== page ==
How Ammanford AFC Juniors are driving disability football forward in West Wales
27 September 2019

How Ammanford AFC Juniors are driving disability football forward in West Wales


The mantra that drives Welsh football forward doesn’t only apply to superstars like Gareth Bale and Aaron Ramsey. 

It’s evident in communities across Wales, in those striving to make our beloved game better. 

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And, when a lack of disability football in West Wales provided a problem, collaboration delivered the answer.

With an ambitious target of 1,500 registered players with a disability in Wales by 2024, the FAW Trust saw West Wales as an obvious area of growth. 

So, working with Ammanford AFC Juniors, Carmarthenshire County Council, Swansea City Community Trust and Sport Wales, they set-about creating two thriving clubs, with ambitions to grow. 


The first of these was spawned by Carmarthenshire Council, who set-up a series of disability specific turn-up-and-play sessions, from which Rhydaman Rangers was formed.

Then the FAW Trust stepped in to fund regular sessions and visits to Special Educational Need units at primary and secondary schools, to recruit more players.

This helped identify the demand for disability football in the area and gave the fledgeling club an opportunity to grow.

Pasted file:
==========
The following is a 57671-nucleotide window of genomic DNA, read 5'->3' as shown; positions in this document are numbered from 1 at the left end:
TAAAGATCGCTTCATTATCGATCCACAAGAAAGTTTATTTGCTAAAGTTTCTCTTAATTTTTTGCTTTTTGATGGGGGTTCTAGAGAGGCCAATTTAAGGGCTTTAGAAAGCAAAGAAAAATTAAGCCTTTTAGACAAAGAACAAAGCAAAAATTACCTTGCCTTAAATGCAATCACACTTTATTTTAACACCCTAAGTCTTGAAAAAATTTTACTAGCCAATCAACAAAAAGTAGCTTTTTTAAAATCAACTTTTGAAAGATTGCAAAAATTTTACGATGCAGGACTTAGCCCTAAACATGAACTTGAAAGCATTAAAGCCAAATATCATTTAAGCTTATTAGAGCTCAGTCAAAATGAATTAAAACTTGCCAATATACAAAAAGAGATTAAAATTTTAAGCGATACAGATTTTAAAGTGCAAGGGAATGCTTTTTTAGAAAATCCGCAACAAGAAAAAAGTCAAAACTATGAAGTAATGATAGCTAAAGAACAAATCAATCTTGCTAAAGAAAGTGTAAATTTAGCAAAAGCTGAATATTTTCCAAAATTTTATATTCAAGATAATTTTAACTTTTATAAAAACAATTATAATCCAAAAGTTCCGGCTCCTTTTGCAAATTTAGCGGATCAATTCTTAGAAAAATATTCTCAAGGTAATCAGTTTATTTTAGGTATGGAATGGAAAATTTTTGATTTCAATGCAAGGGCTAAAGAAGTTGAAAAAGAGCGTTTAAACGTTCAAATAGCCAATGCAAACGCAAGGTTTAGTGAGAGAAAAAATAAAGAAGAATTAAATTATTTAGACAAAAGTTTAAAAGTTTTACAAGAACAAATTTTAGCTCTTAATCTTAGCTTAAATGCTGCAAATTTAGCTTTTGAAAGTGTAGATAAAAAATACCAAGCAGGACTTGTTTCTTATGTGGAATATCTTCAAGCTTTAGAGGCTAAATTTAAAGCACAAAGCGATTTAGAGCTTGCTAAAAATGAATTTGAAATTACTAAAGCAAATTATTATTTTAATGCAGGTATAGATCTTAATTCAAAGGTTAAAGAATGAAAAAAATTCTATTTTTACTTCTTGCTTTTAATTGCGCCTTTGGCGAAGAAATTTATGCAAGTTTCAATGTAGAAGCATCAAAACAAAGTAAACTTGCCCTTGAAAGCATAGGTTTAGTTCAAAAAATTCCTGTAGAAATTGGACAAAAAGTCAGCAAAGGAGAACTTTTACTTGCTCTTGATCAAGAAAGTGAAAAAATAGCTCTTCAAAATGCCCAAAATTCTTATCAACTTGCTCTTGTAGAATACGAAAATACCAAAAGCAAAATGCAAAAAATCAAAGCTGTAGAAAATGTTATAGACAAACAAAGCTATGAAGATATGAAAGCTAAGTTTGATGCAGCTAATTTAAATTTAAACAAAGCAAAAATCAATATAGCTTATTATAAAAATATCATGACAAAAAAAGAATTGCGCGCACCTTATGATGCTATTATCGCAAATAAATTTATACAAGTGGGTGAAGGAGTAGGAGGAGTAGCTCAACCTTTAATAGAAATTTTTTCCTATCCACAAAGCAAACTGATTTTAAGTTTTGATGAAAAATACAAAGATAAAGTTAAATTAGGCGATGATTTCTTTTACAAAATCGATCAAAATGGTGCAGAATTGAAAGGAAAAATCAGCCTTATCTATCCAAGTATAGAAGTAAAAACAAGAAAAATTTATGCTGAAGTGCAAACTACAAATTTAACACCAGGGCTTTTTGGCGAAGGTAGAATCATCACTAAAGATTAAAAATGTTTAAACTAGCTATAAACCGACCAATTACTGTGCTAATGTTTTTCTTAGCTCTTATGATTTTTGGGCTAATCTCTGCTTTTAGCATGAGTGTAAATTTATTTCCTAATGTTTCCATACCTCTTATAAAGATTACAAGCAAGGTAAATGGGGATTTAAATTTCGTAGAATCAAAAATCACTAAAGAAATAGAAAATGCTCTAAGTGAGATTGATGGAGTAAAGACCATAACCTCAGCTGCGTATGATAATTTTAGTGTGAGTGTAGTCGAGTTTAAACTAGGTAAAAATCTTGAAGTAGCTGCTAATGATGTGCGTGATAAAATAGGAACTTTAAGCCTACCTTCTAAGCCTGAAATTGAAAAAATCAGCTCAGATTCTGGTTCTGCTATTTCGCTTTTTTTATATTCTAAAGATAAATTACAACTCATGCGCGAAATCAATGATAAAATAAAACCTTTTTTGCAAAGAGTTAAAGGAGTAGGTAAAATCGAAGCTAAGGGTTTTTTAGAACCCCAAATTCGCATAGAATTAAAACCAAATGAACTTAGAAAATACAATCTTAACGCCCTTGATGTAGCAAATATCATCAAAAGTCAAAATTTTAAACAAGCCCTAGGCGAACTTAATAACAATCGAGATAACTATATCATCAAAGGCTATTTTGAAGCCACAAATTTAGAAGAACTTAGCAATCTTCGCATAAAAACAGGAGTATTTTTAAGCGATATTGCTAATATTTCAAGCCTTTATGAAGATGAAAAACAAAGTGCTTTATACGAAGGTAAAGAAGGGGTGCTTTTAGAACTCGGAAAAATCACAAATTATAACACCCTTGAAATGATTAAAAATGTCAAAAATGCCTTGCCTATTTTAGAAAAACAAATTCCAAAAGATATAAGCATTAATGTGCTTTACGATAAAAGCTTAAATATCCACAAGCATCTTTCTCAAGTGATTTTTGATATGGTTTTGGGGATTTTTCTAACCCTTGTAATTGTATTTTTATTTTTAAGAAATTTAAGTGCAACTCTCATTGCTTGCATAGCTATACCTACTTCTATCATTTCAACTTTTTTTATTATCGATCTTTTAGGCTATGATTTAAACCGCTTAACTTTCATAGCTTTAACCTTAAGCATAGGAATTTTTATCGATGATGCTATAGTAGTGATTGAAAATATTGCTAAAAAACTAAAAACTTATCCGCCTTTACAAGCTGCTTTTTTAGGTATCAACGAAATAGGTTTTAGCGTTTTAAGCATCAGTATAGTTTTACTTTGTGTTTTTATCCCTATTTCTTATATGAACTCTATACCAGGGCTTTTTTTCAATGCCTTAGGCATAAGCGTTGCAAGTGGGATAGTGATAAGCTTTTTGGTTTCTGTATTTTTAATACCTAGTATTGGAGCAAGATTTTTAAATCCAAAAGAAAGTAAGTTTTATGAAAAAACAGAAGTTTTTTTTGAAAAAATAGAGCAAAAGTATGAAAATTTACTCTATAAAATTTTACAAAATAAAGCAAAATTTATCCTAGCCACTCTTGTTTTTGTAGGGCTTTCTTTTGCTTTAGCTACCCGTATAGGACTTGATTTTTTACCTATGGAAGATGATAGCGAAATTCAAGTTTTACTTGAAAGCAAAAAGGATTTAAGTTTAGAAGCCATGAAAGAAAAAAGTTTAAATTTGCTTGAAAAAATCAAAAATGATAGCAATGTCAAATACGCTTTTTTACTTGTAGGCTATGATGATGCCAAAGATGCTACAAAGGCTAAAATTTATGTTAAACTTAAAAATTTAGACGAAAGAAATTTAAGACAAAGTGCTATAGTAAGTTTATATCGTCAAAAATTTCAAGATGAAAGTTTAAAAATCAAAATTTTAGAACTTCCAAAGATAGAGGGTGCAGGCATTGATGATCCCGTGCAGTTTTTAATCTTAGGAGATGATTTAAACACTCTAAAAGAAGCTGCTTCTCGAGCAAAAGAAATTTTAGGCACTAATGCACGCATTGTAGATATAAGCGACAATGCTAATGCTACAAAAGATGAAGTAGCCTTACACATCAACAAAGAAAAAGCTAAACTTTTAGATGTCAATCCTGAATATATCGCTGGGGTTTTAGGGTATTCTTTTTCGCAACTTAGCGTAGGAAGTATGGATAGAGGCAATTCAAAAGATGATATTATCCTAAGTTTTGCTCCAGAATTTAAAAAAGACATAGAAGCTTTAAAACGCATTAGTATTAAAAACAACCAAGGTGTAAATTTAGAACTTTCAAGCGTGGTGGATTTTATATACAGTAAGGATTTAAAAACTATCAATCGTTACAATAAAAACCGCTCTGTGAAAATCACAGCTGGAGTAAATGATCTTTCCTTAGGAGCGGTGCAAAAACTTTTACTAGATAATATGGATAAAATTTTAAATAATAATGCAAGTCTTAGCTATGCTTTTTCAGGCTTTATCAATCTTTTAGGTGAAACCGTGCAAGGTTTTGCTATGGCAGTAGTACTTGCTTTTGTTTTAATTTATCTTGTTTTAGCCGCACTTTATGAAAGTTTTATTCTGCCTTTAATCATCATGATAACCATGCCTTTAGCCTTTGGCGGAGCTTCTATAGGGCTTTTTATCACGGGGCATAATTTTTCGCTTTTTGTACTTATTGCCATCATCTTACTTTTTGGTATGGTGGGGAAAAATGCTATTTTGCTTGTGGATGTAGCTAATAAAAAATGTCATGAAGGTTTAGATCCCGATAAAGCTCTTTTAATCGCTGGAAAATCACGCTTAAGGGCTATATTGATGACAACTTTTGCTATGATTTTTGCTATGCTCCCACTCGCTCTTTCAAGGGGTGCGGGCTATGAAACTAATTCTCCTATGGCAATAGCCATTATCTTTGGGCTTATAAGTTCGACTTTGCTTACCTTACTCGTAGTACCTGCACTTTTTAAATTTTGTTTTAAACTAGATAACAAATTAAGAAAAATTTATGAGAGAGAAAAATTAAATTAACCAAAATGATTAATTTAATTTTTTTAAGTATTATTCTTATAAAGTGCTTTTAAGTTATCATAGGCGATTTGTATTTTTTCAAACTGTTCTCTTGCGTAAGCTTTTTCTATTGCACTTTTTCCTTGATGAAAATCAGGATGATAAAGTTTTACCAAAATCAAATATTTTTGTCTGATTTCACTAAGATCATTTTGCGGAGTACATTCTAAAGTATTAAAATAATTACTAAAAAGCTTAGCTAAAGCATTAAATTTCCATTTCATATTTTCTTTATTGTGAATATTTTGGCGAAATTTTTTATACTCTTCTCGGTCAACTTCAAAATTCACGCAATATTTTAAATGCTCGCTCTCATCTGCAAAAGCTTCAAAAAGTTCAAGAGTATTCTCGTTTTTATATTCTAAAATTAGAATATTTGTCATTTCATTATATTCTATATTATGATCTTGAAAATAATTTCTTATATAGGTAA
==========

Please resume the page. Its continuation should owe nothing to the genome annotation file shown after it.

At the next stage of the exciting project, FAW gold accredited club Ammanford AFC Juniors stepped-in to take over the running of the inclusive team, which includes children with a range of disabilities, including Autism, personality disorders and learning disabilities.

They used their vast knowledge of funding sources to secure a Sport Wales Community Chest grant, which pays for facility hire and kit.

With all that in place, the club has now entered the West Wales Pan Disability League and continues to look forward.


Coach Sion Thomas said: “We would love to recruit 20 members and then we can enter teams into the disability leagues at the different category levels. That would be brilliant. 

“But this year is about getting established and increasing skills and confidence.

“We have a regular group of boys turning up regularly but we want to see more young people – especially girls - coming along and seeing what we’re all about. 

“We are a totally inclusive team and welcome children aged over 11 years of age and of all abilities.”

The delighted coach added: “The team have come a long way since they first started. “Their skills have improved and it’s really good to see how they are gelling as a unit. 

“It puts a big smile on my face when I see them bonding so well as a team.”

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